Rapid Reactions: Arizona Cardinals snap 2-game skid with win over Rams
The Arizona Cardinals walked into SoFi Stadium on Sunday needing something to go their way.
Losers of back-to-back games and garnering little consistency, the Cardinals were staring at a do-or-die situation against the Los Angeles Rams.
A win at the very least keeps them in the conversation in the NFC West and Wild Card pictures. A loss puts Arizona in a near-insurmountable hole.
And with numerous starters sidelined, most notably Kyler Murray, it was unknown as to what Cardinals team would even show up.
But after the dust settled in L.A. on Sunday, it was the Rams diving deeper into the NFC West basement, with the Cardinals taking home the 27-17 win behind the arm of backup signal caller Colt McCoy.
The victory moves Arizona to 4-6 on the season, leapfrogging Los Angeles (3-6) in the process.
Arizona Sports’ hosts, editors and reporters react to the Cardinals’ W:
John Gambadoro, co-host of Burns & Gambo:
I can admit it. I wanted to see what Colt McCoy could do with this Kliff Kingsbury offense today vs. the Rams. Not that I was rooting for Kyler Murray to be injured, but if for some reason he could not go, I had a real reason to watch this one closely.
Anyone who listens to the show regularly knows that I put the vast majority of the offensive issues on Kyler and his inability to recognize/read defenses and go through progressions. In game film that I have watched he is constantly not seeing open receivers. So, I have put less on Kliff and more on Kyler. What I see with Kyler is a quarterback that if his first read is open, he is dynamic. If it is not open, he is not and looks to break the pocket and/or run. So, with McCoy today you saw an offense that just ran a lot better.
You saw a quarterback who could:
1. Read defenses
2. Get the ball out quick
3. Take some shots down the field.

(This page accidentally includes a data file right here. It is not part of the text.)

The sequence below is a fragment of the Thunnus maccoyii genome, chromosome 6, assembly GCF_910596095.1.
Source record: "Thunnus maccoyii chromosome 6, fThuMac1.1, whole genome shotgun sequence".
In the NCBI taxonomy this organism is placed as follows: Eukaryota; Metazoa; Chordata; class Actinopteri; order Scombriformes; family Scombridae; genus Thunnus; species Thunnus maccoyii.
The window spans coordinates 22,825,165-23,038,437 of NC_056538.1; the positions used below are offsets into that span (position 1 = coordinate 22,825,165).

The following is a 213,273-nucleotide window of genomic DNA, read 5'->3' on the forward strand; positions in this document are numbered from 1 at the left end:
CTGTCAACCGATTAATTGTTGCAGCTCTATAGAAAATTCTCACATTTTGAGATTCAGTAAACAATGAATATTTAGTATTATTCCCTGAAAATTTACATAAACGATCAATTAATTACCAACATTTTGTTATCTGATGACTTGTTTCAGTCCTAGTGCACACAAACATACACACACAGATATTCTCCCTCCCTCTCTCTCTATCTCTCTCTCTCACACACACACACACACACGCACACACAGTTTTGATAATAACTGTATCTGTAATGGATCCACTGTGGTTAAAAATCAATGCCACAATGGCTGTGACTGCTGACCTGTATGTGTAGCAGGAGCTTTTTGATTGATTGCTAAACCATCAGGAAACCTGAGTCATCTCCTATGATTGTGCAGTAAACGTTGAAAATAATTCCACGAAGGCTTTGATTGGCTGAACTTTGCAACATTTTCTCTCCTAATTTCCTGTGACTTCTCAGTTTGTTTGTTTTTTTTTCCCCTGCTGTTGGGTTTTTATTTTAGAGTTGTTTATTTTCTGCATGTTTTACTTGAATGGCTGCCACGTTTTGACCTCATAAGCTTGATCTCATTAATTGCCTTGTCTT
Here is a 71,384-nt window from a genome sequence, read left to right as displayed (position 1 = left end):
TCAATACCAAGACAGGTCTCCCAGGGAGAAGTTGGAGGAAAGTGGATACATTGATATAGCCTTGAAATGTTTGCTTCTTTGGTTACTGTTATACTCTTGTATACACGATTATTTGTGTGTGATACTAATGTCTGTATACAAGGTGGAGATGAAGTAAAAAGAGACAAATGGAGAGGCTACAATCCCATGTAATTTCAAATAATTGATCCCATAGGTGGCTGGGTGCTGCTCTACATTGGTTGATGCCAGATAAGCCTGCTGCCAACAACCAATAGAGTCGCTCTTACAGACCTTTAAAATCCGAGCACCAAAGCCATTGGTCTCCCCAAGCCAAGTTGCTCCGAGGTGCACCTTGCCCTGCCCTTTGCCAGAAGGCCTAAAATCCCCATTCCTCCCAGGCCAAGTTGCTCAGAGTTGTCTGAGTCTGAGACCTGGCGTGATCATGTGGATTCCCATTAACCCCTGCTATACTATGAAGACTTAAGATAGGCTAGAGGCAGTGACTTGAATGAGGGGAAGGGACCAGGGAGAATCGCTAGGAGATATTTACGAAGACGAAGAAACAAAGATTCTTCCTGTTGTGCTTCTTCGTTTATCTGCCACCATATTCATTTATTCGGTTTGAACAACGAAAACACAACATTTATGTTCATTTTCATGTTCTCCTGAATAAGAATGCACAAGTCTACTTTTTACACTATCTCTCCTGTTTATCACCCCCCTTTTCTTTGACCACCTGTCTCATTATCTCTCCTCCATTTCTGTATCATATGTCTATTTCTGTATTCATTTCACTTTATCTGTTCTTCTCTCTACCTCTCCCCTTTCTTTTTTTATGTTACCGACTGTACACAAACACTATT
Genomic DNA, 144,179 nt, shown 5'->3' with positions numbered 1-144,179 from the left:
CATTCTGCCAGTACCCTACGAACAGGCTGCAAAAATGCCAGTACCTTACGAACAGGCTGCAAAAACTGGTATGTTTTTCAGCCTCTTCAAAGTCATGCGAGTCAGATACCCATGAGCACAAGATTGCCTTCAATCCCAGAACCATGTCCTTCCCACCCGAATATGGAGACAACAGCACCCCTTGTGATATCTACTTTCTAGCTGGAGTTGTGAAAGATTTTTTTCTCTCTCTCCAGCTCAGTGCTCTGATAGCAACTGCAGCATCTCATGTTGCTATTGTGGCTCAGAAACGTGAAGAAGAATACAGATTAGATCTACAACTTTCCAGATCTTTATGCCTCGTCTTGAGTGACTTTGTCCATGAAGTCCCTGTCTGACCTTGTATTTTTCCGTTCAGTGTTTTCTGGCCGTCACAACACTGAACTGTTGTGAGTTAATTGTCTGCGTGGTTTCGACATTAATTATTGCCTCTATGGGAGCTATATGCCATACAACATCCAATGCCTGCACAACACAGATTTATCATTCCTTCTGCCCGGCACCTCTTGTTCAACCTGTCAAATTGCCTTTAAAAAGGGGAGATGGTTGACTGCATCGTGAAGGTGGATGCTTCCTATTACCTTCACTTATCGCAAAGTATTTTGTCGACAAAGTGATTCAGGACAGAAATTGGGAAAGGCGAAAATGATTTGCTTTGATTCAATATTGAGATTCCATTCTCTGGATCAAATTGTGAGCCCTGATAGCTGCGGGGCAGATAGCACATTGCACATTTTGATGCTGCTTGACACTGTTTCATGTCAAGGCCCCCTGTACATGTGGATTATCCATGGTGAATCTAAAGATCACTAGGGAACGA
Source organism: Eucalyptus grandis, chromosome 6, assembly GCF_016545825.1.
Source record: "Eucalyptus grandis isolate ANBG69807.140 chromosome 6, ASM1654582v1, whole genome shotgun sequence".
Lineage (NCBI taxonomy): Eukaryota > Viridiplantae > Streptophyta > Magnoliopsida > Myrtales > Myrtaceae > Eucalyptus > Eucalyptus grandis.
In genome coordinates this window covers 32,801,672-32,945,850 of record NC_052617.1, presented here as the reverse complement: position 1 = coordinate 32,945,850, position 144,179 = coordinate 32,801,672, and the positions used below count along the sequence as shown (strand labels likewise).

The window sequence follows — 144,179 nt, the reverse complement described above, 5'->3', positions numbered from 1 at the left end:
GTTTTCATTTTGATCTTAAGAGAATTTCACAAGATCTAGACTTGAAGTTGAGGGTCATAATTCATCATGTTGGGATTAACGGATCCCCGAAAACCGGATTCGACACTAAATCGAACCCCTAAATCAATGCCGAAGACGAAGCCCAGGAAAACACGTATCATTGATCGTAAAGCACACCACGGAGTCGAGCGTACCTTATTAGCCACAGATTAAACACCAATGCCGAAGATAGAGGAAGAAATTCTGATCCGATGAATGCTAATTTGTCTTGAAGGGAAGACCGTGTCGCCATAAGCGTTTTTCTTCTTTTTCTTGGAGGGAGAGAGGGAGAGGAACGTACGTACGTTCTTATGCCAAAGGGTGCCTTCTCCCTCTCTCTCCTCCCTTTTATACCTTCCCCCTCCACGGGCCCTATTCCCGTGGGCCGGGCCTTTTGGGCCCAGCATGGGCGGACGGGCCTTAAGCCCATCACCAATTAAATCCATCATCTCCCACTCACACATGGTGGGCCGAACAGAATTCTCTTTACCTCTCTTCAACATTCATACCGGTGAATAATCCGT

McCoy finished 26-of-37 for 238 yards and a TD. He averaged 6.5 yards per attempt — last week vs. Seattle, Murray was at five yards per attempt. Colt did not do anything special, he just ran the offense and did a good job of it. He had a solid game. I’m not saying there should be a quarterback controversy, but if the Cardinals want to hold Murray accountable, they at least know they have a backup capable of giving this offense a boost. With McCoy behind a makeshift offensive line decimated with injuries, he was sacked just two times — none by Aaron Donald.
McCoy targeted Deandre Hopkins 14 times and Hop had 10 catches for 98 yards. Rondale Moore had nine catches for 94 yards, including a beautiful 26-yard catch on a nicely thrown ball by McCoy on a fourth-and-three from the Rams’ 41-yard line that set up a James Conner nine-yard TD run that put Arizona ahead 24-10.
I liked that on the Cardinals’ first possession of the game, McCoy took a shot down the field on a deep throw to Moore that was an incomplete pass. He showed it to the Rams early which likely opened up some plays later in the game for him.
Look, Kyler NEEDS to be the Cardinals’ answer at quarterback BECAUSE of the huge investment in him. He is not going anywhere. Now, whether he can be that answer is another story — a lot of people have their doubts. And those doubts are 100% justified. And watching McCoy go to LA and beat the Rams — something Kyler has only done once in his career — just further emphasizes to me that Kyler is more of the problem than anyone else is.
Vince Marotta, co-host of Bickley & Marotta:
Leading up to this fascinating Week 10 matchup between the Cardinals and the Rams, it became clear that the winning team could still convince itself that it’s alive in the NFC West playoff picture.
It’s the shorthanded Cardinals who can take that step forward, as they beat a depleted Rams team 27-17 at SoFi Stadium in L.A.
Before the game, we learned that Kyler Murray wouldn’t play and it would be Colt McCoy at the controls of the Cardinals’ offense. And much like the three games McCoy started in place of Murray last season, the Cardinals followed the script: get a double-digit lead and enjoy the flexibility to mix things up with the run and the pass.
McCoy again played mistake-free football and completed 26-of-37 passes for 238 yards and a touchdown. And he did that behind a makeshift offensive line that featured only one normal starter (right tackle Kelvin Beachum) on the field. Major kudos to Josh Jones, Rashaad Coward, Billy Price and Cody Ford for protecting McCoy and doing just enough to allow the Cardinals to be pseudo-productive in the run game. I’ll be honest, seeing that as the starting O-line had me thinking Aaron Donald might set a new NFL single-game record for sacks. He didn’t have one, and only hit McCoy once.
McCoy also did a great job of spreading the ball around and bounced back from a knee injury during the contest. He’s now 3-1 as a starter for the Cardinals over the last two years.